Those taking part in the Canadian Lakes Loon Survey will help scientists track and report on the health of Canada’s lakes while practicing citizen science.
“All you need is to be able to recognize a common loon and a small commitment of your time,” said Shannon Poppy, a resource management officer and co-ordinator of the survey.
“This is a unique opportunity for nature lovers to get outdoors and enjoy what the park has to offer while contributing to a national study.”
Lynn Gorecki took part in the survey in 2018 for the first time.
“We saw only one loon and no young during all the counts last year,” Gorecki said.
“That was not surprising as there is a lot of boat activity on (Hanging Heart Lake) but loons are common in other areas of the park.”
Gorecki said the bird’s haunting call and iconic stature is one reason she started taking part in the survey.
“I love the calls loons make. They are a beautiful bird and an icon in Canada,” Gorecki said.
“We were thrilled to hear a loon during our first evening at the cabin this spring.”
The Canada-wide study started in 1981 to track the reproductive success of the common loon by monitoring chick hatch and survival, which can be affected due to mercury pollution and acid precipitation.
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Data collected to date suggests reproduction rates of the loon has declined over the last 32 years, officials said, but there has been a slight increase at Prince Albert National Park.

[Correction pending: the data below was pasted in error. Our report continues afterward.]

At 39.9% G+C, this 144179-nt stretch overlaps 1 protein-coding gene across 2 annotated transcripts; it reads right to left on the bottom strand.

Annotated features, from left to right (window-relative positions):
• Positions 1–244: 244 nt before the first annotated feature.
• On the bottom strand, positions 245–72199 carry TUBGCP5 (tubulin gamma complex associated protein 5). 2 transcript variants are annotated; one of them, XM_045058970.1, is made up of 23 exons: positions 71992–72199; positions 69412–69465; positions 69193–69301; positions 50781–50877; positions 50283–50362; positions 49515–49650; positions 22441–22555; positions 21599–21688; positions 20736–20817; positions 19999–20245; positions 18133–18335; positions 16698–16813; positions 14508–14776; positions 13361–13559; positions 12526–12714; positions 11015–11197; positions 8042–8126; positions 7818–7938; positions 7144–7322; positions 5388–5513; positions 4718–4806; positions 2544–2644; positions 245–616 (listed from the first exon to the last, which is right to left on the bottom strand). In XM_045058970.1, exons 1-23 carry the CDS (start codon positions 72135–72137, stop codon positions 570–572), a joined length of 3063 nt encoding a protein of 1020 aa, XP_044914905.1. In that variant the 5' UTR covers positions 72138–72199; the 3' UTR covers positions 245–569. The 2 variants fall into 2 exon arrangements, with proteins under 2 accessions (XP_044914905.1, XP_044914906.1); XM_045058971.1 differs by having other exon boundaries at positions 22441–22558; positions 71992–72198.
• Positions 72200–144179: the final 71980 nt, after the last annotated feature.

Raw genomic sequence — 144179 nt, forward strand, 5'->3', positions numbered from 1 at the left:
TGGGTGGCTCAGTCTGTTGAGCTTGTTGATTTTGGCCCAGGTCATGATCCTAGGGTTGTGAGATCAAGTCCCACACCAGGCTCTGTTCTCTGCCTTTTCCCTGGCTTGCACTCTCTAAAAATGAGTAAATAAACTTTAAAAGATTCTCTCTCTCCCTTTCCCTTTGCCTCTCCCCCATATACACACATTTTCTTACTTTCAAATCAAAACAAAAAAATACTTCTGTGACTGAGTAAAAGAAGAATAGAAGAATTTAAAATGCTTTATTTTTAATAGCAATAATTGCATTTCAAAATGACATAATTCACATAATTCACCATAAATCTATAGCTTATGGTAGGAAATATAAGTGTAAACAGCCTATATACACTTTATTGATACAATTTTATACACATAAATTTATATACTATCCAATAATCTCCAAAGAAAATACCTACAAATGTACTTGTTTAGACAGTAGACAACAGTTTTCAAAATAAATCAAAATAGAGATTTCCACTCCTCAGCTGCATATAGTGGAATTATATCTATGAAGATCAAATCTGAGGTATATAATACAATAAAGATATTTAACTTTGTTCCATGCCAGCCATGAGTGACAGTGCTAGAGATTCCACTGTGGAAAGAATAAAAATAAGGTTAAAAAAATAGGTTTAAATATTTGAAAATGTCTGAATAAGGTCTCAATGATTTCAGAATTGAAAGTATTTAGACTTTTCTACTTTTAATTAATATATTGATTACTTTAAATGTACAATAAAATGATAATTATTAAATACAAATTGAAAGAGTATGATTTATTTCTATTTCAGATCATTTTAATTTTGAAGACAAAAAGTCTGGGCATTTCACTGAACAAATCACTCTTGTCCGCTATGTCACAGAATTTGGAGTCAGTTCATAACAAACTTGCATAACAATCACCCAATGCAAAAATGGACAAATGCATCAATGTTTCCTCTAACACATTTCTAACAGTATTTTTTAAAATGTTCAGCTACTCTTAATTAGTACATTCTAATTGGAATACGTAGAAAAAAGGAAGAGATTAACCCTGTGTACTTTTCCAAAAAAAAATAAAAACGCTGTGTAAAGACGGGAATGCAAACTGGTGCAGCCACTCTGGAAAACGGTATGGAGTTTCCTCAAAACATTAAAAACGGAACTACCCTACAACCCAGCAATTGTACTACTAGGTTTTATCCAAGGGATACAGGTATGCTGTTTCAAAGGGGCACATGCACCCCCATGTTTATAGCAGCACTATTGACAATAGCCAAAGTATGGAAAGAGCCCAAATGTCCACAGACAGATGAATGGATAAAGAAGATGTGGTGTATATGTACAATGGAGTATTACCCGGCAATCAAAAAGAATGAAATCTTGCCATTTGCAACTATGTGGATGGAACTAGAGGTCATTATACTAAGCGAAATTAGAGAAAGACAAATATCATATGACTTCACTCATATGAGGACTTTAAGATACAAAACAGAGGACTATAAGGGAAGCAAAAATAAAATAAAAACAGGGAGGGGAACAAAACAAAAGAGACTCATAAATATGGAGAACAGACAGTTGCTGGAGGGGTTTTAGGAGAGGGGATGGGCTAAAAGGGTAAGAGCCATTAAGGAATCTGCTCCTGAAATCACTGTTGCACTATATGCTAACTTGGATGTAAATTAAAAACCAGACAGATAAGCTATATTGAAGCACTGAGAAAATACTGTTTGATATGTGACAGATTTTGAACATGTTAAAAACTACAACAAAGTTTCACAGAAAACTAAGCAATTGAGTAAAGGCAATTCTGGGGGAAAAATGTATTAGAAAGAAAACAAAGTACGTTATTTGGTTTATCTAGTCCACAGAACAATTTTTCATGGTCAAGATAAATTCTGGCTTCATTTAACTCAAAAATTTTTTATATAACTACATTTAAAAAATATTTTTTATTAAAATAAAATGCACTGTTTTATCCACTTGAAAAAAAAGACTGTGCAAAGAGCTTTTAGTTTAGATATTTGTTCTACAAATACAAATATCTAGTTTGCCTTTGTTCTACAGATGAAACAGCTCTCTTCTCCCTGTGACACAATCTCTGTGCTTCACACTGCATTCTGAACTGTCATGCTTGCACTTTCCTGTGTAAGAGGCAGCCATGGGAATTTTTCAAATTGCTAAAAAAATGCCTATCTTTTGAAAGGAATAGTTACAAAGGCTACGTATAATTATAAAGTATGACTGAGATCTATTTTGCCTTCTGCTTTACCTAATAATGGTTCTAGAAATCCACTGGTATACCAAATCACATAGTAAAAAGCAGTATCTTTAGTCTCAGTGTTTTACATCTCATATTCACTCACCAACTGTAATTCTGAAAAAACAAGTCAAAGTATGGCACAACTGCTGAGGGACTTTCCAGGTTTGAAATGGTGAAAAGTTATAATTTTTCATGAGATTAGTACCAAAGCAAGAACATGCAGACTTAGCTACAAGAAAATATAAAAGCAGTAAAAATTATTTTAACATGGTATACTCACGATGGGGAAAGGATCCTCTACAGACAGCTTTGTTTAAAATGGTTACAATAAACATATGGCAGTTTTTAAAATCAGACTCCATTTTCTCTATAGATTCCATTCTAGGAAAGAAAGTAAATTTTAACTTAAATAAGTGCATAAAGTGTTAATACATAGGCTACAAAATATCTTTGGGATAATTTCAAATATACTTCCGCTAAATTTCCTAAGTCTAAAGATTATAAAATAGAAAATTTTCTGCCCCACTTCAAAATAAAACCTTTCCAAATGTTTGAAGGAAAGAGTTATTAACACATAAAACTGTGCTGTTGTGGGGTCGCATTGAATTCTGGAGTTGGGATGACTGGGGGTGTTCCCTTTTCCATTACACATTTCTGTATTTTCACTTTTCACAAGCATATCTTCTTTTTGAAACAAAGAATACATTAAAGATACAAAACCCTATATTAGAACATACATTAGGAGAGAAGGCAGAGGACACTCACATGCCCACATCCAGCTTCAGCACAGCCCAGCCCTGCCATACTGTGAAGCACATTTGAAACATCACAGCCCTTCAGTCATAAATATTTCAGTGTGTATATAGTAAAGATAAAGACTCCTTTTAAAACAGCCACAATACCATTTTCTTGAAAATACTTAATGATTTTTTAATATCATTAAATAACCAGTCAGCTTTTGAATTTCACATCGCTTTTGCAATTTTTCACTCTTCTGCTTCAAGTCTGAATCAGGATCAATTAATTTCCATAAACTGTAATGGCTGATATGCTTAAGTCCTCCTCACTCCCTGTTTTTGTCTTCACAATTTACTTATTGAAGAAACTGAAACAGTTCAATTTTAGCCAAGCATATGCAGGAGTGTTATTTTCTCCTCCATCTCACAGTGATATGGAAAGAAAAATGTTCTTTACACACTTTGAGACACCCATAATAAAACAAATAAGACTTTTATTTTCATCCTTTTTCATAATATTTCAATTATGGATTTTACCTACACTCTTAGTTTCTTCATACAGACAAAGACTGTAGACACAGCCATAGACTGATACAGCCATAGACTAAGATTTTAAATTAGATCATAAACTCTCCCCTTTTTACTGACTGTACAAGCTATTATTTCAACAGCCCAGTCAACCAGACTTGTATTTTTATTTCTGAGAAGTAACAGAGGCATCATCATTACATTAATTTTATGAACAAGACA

“Loons are apex predators, making them ideal indicators of ecosystem health,” Poppy said.
“The presence of breeding pairs can be indicative of lakes with high fish productivity, water quality and low bioaccumulation of toxins and human disturbance.”
Human activity also impacts the loon population.
“I am concerned about the loons on lakes like McPhee where boating activity has increased. Last year, we did observe four to five pairs nesting by McPhee Lake and there were four surviving young,” Gorecki said.
“In 2016 and 2017, there were no young observed.”
Prince Albert National Park officials said the first survey is in June to see if loon pairs are at any of the park lakes in the survey.
Additional surveys are then carried out in July to see if chicks hatched, and then in August to see if the chicks survived long enough to fledge.
Poppy said people interested in ecosystem health and who like spending time on the water are encouraged to participate in the count, and there is no commitment to completing all the surveys.
“If you feel you might not be able to do the survey more than once throughout the summer, we can co-ordinate the work with other volunteers from the group,” Poppy said.
She added people can do more than one survey each month.
“You can do more surveys each month if you wish, but there should be at least 14 days between each survey so that each time period has been well represented.”
There is no cost for volunteers taking part in the loon survey at Prince Albert National Park.
More information can be found online at Parks Canada.